Visiting the German Passive House Conference in May in Aachen in Germany was really good insight on what is happening within the passive house field. The most enjoyable presentation for me was the last presentation on the last day by Dr. Wolfgang Feist about passive house in the future!
Wolfgang Feist, as the founder of Passive House Institute, talked about passive house in accordance with a fundamental definition being tested, tried and validated to be built everywhere in the world, yet not in the extreme climatic zones.
Wolfgang Feist said: “Passive house cannot be redefined as it is based on building physic laws.”
Yet, even due to the criticism and the requirement by EU for all new buildings to be NZEBs in 2021, there are some changes in passive house branding.
The passive house will be rebranded as “Passive House Classic,” and three new certification levels will be introduced to address criticisms, EU requirements and engage a larger future market.
A new certification level as “Passive House Plus” will include fundamental definition of passive house but will also incorporate renewable energy equipment as the building strives to meet the definition of a nearly zero energy building (nZEB).
“Passive House Premium” will also keep fundamental definition of passive house but will have a renewable energy system that is large enough to aim for the goal of an energy plus building. Because achieving NZEB or energy plus status is more difficult for a multi-storey building than it is for a single-family home, certification criteria will be based on a building’s footprint rather than total floor area of a building.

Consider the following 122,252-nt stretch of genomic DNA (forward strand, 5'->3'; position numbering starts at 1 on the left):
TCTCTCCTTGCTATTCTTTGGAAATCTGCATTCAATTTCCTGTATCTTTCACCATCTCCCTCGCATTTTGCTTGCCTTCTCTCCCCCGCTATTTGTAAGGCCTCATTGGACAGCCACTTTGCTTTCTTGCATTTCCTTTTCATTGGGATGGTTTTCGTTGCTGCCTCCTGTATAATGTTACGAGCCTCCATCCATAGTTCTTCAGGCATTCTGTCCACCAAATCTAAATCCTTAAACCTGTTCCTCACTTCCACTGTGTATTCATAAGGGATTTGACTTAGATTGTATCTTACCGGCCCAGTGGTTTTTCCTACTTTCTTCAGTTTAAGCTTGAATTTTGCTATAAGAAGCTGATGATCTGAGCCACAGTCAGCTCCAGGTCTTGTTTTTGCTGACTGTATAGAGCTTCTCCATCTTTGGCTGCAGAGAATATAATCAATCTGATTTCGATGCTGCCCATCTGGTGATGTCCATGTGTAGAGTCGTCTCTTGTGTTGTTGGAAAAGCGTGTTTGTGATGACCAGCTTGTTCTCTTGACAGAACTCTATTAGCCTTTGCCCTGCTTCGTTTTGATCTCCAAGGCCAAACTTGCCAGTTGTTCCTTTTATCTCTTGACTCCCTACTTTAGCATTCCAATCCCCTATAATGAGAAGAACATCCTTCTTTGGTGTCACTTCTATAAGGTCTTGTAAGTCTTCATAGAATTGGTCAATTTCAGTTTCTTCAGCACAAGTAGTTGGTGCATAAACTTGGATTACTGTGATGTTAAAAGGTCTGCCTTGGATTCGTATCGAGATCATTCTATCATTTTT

Feist did not bend on softening passive house definition based on the criticism of passive house being too ambitions and wanting easier standard. Instead he offered a new lower certification described as an “Energy Conservation Building.” An Energy Conservation Building would have an annual space heating demand that is up to twice as high as that of a Passive House Classic building.
Wolfgang Feist addressed the need for a new method for calculating primary energy demand that accounts for varied nature of renewable energy systems and energy storage systems. The aim is to support a fair calculation of the environmental impacts of these systems. He showed a new primary renewable energy (PRE) factor. The idea is that the new PRE allows for a more rational way to express a building’s energy balance and climate impact.
All changes will be implemented in PHPP 9 released at the end of 2014.
See more information here (link).